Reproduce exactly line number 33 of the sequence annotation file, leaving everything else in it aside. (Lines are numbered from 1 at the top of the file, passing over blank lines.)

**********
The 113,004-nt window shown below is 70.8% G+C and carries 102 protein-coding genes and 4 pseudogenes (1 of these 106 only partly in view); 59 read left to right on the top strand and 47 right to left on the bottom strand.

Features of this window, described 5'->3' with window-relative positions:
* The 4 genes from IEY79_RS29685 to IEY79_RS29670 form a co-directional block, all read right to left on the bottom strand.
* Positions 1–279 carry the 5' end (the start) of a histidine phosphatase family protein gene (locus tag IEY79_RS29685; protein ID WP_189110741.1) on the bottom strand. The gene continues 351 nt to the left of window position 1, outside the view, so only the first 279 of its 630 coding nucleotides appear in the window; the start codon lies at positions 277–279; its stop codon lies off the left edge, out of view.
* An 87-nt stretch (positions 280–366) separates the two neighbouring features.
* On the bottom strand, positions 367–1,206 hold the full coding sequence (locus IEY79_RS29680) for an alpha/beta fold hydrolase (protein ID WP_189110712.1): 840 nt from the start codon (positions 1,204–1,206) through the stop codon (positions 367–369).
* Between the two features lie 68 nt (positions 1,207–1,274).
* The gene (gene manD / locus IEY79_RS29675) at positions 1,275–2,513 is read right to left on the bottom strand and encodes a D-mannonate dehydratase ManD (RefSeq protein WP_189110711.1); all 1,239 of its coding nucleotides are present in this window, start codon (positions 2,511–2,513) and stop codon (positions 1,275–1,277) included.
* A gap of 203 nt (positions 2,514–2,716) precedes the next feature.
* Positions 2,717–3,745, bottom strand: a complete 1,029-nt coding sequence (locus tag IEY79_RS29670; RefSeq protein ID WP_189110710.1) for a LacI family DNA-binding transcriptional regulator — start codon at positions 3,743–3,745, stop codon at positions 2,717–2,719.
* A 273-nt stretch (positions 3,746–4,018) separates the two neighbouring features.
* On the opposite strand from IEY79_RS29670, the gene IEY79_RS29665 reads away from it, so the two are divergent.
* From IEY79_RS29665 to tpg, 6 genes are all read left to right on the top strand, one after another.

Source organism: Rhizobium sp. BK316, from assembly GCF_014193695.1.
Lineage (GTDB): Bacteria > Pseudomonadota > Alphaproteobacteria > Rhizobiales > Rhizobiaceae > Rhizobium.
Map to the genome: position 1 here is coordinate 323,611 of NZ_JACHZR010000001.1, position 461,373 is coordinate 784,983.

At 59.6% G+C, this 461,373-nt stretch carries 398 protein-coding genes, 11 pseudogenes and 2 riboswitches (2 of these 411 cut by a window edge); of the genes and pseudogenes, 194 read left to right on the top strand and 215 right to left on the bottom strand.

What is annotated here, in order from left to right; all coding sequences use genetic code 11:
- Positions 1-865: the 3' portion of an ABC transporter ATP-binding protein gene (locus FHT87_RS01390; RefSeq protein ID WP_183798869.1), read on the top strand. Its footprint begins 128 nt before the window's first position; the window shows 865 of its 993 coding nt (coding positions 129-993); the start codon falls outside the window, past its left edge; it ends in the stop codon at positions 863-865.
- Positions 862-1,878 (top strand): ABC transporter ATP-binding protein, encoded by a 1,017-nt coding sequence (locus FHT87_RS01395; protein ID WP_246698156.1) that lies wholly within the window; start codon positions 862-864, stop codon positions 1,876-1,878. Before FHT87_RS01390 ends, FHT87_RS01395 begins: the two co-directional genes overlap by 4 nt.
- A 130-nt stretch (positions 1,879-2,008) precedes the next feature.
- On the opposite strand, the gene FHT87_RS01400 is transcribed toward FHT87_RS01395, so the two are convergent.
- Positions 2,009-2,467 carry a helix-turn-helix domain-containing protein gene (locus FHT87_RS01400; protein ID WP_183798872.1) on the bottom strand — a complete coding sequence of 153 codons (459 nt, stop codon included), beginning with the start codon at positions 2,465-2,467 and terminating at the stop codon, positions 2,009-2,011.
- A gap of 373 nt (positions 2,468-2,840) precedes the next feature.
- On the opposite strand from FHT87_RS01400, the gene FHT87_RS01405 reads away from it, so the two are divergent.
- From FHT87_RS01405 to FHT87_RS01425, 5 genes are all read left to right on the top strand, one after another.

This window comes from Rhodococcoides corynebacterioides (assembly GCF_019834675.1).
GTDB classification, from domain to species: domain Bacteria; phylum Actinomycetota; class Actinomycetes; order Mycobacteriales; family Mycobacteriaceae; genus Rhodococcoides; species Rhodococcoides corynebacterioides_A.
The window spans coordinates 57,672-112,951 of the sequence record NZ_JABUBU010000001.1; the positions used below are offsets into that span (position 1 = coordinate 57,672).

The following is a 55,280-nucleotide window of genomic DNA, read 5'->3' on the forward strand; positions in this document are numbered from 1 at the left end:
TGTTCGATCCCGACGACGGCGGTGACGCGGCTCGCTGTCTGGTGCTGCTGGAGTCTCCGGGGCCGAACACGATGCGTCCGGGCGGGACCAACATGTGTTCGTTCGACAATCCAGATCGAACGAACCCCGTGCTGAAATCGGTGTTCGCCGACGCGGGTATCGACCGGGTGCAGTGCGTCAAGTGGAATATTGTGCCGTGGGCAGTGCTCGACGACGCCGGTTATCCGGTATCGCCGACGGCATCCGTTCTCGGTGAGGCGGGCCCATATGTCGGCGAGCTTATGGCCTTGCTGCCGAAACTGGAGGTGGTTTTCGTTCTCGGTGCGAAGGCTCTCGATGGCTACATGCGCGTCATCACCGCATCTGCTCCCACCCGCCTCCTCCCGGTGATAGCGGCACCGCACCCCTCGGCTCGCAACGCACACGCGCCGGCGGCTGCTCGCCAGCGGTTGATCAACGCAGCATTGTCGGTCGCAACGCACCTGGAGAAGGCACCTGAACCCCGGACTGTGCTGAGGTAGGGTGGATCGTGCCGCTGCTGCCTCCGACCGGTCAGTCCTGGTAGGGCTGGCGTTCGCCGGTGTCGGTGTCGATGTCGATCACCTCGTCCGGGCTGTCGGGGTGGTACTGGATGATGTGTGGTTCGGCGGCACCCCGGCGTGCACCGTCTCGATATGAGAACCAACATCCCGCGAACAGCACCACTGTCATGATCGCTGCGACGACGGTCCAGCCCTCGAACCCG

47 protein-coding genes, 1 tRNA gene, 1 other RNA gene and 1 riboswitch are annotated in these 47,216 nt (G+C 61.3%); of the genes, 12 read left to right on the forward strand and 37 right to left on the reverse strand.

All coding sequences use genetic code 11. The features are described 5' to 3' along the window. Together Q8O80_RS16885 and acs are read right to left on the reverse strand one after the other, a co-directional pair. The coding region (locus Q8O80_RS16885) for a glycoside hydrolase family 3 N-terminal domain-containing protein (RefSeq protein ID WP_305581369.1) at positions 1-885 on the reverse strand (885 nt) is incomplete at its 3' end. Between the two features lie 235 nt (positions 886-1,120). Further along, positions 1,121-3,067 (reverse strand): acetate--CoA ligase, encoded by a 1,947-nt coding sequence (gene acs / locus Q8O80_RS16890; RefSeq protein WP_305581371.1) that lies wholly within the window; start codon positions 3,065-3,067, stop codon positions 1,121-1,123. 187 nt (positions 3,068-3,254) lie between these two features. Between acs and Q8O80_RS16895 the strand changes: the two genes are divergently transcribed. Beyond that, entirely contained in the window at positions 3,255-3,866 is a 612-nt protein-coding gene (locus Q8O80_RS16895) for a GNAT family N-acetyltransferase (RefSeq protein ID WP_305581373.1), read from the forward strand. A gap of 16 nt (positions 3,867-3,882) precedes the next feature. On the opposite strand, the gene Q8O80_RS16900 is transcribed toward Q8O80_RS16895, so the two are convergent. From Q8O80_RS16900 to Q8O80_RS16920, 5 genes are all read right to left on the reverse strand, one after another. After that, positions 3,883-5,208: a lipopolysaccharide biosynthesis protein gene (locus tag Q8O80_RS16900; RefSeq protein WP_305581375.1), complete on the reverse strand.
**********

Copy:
All coding sequences use genetic code 11. The features are described 5' to 3' along the window. Together Q8O80_RS16885 and acs are read right to left on the reverse strand one after the other, a co-directional pair. The coding region (locus Q8O80_RS16885) for a glycoside hydrolase family 3 N-terminal domain-containing protein (RefSeq protein ID WP_305581369.1) at positions 1-885 on the reverse strand (885 nt) is incomplete at its 3' end. Between the two features lie 235 nt (positions 886-1,120). Further along, positions 1,121-3,067 (reverse strand): acetate--CoA ligase, encoded by a 1,947-nt coding sequence (gene acs / locus Q8O80_RS16890; RefSeq protein WP_305581371.1) that lies wholly within the window; start codon positions 3,065-3,067, stop codon positions 1,121-1,123. 187 nt (positions 3,068-3,254) lie between these two features. Between acs and Q8O80_RS16895 the strand changes: the two genes are divergently transcribed. Beyond that, entirely contained in the window at positions 3,255-3,866 is a 612-nt protein-coding gene (locus Q8O80_RS16895) for a GNAT family N-acetyltransferase (RefSeq protein ID WP_305581373.1), read from the forward strand. A gap of 16 nt (positions 3,867-3,882) precedes the next feature. On the opposite strand, the gene Q8O80_RS16900 is transcribed toward Q8O80_RS16895, so the two are convergent. From Q8O80_RS16900 to Q8O80_RS16920, 5 genes are all read right to left on the reverse strand, one after another. After that, positions 3,883-5,208: a lipopolysaccharide biosynthesis protein gene (locus tag Q8O80_RS16900; RefSeq protein WP_305581375.1), complete on the reverse strand.